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Atlanta Airport Targets International Service With New Program

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Atlanta Airport Targets International Service With New Program

Atlanta Airport Targets International Service With New Program
December 11
07:00 2014

MIAMI – Although Hartsfield-Jackson Atlanta International Airport currently has nonstop service to 45 countries, officials are going after more with its Air Service Incentive Program (ASIP). The five-year program, launched in July, set aside $2 million to offer carriers offering new or expanded service a 12-month waiver of landing fees and marketing funds.

An aerial shot of Hartsfield-Jackson Airport. Image Courtesy of AirwaysNews

An aerial shot of Hartsfield-Jackson Airport. Image Courtesy of AirwaysNews

Vivica Brown is the assistant general manager for commercial development at Hartsfield-Jackson. She noted that the program was created to bring in new international passenger and cargo service in emerging, baseline and premium markets.

“We’re focusing on this because we know that growth in international markets is exponentially higher than domestic market,” said Brown.  “So we thought it would be a great idea one, to incent airlines to start international destinations at Hartsfield, and two, to diversify our current destinations to fast-growing economies like Asia, India and the Middle East.

Baseline countries are any destinations currently not being served out of Atlanta. Emerging markets include cities within certain Eastern European and Southeast Asian countries not currently served by Atlanta, including  Czech Republic, Poland, Romania, Slovakia, Malaysia, Singapore and Thailand. Premium markets are cities in the BRIIC countries: Brazil, Russia, India, Indonesia, China or South Africa.

Brown emphasized the airport’s strong partnership with hometown carrier Delta Air Lines, which currently served 67 international destinations in 42 countries. “Delta, like any other carrier, would be welcome to participate in ASIP if they are considering passenger or cargo flights to baseline, emerging and premium markets,” she said.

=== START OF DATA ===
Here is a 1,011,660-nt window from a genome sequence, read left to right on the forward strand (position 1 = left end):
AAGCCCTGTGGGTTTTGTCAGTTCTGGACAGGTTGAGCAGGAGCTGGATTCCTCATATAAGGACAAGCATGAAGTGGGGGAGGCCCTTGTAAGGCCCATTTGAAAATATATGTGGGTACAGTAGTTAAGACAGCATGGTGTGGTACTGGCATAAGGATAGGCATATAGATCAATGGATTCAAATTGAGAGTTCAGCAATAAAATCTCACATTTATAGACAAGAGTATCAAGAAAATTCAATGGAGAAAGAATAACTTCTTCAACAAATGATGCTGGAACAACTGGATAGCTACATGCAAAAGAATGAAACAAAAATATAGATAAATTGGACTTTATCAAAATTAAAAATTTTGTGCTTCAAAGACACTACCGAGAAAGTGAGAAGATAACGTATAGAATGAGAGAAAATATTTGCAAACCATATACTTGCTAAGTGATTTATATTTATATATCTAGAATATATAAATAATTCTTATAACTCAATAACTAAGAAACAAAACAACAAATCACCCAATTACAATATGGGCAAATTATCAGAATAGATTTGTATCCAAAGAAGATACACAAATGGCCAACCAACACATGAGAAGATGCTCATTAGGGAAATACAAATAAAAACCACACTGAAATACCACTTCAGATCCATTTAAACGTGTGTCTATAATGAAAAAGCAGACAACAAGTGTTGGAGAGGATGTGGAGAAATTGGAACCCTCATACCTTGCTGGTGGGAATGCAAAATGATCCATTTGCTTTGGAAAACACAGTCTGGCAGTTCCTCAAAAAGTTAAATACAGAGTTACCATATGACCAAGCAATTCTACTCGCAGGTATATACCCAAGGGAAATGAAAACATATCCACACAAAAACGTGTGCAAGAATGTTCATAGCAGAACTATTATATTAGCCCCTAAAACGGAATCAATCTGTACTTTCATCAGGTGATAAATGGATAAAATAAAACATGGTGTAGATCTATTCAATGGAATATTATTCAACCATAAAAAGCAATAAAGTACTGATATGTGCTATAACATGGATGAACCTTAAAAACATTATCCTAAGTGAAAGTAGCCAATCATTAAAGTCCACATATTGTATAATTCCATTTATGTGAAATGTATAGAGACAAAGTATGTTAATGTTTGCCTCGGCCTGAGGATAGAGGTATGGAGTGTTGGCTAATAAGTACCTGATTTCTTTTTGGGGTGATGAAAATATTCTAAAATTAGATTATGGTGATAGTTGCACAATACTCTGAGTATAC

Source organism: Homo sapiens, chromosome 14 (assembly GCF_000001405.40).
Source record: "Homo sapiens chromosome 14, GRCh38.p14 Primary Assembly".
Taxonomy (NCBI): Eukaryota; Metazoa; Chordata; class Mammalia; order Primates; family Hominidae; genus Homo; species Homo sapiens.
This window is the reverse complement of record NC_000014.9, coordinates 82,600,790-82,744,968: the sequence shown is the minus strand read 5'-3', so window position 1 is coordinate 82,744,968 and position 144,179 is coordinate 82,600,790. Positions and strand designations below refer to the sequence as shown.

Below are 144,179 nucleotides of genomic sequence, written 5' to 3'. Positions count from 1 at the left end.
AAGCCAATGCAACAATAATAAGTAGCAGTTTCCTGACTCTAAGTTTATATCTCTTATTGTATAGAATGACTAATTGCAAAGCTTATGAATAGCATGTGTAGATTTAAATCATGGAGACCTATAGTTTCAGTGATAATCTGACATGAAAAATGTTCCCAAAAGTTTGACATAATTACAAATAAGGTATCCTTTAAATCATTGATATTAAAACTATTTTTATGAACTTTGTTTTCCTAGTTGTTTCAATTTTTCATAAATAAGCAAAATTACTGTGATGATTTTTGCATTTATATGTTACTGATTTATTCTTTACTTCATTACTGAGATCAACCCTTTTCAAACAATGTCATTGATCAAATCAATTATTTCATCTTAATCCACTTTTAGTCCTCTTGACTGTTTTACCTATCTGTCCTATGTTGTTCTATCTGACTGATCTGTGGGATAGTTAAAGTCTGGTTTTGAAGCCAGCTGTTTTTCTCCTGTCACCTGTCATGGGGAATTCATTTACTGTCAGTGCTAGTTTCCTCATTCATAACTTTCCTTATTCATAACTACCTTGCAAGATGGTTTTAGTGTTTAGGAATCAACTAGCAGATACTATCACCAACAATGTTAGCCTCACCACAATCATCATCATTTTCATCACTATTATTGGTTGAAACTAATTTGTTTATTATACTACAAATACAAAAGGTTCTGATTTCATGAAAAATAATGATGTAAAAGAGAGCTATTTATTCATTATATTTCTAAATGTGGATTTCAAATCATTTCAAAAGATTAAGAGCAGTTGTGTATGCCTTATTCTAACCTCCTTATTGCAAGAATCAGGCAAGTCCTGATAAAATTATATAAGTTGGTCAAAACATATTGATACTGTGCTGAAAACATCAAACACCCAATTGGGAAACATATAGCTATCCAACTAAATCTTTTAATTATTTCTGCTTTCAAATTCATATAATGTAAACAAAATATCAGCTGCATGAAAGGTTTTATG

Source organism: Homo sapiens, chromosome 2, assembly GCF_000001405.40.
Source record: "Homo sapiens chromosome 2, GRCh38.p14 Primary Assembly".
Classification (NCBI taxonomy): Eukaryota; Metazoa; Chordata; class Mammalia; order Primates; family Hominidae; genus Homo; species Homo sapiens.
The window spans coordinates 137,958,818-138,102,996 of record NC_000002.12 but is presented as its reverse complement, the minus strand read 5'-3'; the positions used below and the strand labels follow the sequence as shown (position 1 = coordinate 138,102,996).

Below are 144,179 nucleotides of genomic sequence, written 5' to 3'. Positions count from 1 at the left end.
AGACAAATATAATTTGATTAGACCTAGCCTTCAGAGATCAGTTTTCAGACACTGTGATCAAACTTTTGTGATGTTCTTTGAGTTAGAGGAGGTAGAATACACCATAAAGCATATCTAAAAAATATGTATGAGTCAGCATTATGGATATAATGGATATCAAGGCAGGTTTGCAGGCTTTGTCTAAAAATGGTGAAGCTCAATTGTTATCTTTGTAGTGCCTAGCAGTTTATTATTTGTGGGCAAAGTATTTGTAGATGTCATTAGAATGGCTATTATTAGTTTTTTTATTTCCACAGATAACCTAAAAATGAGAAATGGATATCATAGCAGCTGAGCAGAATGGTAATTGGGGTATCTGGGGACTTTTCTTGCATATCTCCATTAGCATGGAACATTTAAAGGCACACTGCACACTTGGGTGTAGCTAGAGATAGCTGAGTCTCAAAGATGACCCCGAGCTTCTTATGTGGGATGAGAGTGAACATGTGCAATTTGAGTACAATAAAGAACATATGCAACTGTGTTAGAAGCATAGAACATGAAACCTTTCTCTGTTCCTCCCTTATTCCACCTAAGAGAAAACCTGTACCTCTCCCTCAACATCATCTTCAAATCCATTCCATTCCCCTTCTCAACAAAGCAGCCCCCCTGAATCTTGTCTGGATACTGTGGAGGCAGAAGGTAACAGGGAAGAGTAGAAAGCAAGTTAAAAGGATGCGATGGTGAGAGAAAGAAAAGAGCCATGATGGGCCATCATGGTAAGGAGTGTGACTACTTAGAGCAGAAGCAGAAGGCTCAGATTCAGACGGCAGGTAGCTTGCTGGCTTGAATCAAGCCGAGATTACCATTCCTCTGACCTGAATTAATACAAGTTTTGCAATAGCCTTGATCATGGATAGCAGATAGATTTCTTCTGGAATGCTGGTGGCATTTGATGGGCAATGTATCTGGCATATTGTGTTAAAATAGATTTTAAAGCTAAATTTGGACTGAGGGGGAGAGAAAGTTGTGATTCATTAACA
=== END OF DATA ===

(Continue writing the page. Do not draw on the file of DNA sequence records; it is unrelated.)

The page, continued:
The airport’s general manager, Miguel Southwell, was very interested in expanding to countries that will have significant growth in the future, said Brown. “We looked at studies that showed countries in Africa, Asia and the Middle East are expecting GDP and population growth, which in turn, spurs travel,” she said.

The Maynard H. Jackson Jr. International Terminal at Hartsfield-Jackson International Airport. Image Courtesy of Benét J. Wilson

The Maynard H. Jackson Jr. International Terminal at Hartsfield-Jackson International Airport. Image Courtesy of Benét J. Wilson

The first airline to take advantage of the program was Virgin Atlantic, which will start a flight to London Heathrow in 2015, using a Boeing 787-9 Dreamliner in cooperation with partner Delta Air Lines. As part of the incentive program, Virgin Atlantic will not have to pay landing fees for one year in Atlanta and will get up to $25,000 in matching funds for marketing the new service, resulting in savings of up to $600,000.

This program gives people more choices, said Southwell during the Virgin Atlantic event in October. “If you preference is to fly a U.S. airline, we have a U.S. airline. If your preference is to fly a British carrier with an outstanding reputation, then you have that choice,” he said.

The first Korean Air Airbus A380 to arrive in Atlanta is given a ceremonial water cannon salute. Image Courtesy of Atlanta Hartsfield-Jackson International Airport

The first Korean Air Airbus A380 to arrive in Atlanta is given a ceremonial water cannon salute. Image Courtesy of Atlanta Hartsfield-Jackson International Airport

“When you travel internationally whether its Brazil, South America, or Europe, you realize the tremendous opportunity that this community has to attract economic development, whether it’s in the form of tourism or it’s in the form of foreign direct investment,” said Southwell. “Because so many people in the international community still are not familiar with Atlanta.”

When the city has service from a carrier like Virgin Atlantic, from an international community, it helps us perpetuate the story of Atlanta,” said Southwell. “When Virgin Atlantic chooses Atlanta to be one of its destinations, it makes a statement that Atlanta is a global city. ”

The connectivity of Virgin also expands Atlanta’s reach, said Southwell. “But at the end of the day, to get the economic impact that this community needs, to build jobs, and to attract more direct investment, we must have non stop flights. ”

Meanwhile, the airport is in the process of forming a new team that will be directly responsible for route and cargo development, said Brown. “That team will  attend international trade shows. In fact we just attended an air cargo forum in Korea, where we spoke with cargo airlines about our program,” she said.

When the new team comes in, they will schedule meetings with airlines, including Delta, said Brown. “They will talk more about what what ASIP is all about, including all the terms,” she said. “We expect to have the team in place by the end of the first quarter of 2015, if not sooner.”

The airport wants to shine a light on how low its current landing fees are, said Brown. “We have some of the lowest landing fees in the nation. While our programs will waive those fees for a year, we want airlines to understand that when the waiver expires, they can still take advantage of our low landing fees.”

 

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